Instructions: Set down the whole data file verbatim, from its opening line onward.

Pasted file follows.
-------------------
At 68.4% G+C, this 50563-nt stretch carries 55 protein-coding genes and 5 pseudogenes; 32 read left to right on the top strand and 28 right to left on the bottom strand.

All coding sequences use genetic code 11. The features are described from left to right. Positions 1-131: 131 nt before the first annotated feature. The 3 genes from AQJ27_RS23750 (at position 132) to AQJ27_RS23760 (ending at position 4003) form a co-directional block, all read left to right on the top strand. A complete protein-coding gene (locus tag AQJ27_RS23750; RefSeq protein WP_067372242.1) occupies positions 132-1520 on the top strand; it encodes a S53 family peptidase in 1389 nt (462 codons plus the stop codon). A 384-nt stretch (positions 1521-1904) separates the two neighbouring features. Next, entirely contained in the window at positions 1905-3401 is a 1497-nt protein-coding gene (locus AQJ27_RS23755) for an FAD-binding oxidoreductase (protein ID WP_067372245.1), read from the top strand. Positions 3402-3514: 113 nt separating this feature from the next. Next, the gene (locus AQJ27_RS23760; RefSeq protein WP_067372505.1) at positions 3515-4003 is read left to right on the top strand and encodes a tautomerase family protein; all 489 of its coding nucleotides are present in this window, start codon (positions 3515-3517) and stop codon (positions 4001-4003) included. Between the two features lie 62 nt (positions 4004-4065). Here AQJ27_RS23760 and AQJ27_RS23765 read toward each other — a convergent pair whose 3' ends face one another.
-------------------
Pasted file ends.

At 68.4% G+C, this 50563-nt stretch carries 55 protein-coding genes and 5 pseudogenes; 32 read left to right on the top strand and 28 right to left on the bottom strand.

All coding sequences use genetic code 11. The features are described from left to right. Positions 1-131: 131 nt before the first annotated feature. The 3 genes from AQJ27_RS23750 (at position 132) to AQJ27_RS23760 (ending at position 4003) form a co-directional block, all read left to right on the top strand. A complete protein-coding gene (locus tag AQJ27_RS23750; RefSeq protein WP_067372242.1) occupies positions 132-1520 on the top strand; it encodes a S53 family peptidase in 1389 nt (462 codons plus the stop codon). A 384-nt stretch (positions 1521-1904) separates the two neighbouring features. Next, entirely contained in the window at positions 1905-3401 is a 1497-nt protein-coding gene (locus AQJ27_RS23755) for an FAD-binding oxidoreductase (protein ID WP_067372245.1), read from the top strand. Positions 3402-3514: 113 nt separating this feature from the next. Next, the gene (locus AQJ27_RS23760; RefSeq protein WP_067372505.1) at positions 3515-4003 is read left to right on the top strand and encodes a tautomerase family protein; all 489 of its coding nucleotides are present in this window, start codon (positions 3515-3517) and stop codon (positions 4001-4003) included. Between the two features lie 62 nt (positions 4004-4065). Here AQJ27_RS23760 and AQJ27_RS23765 read toward each other — a convergent pair whose 3' ends face one another.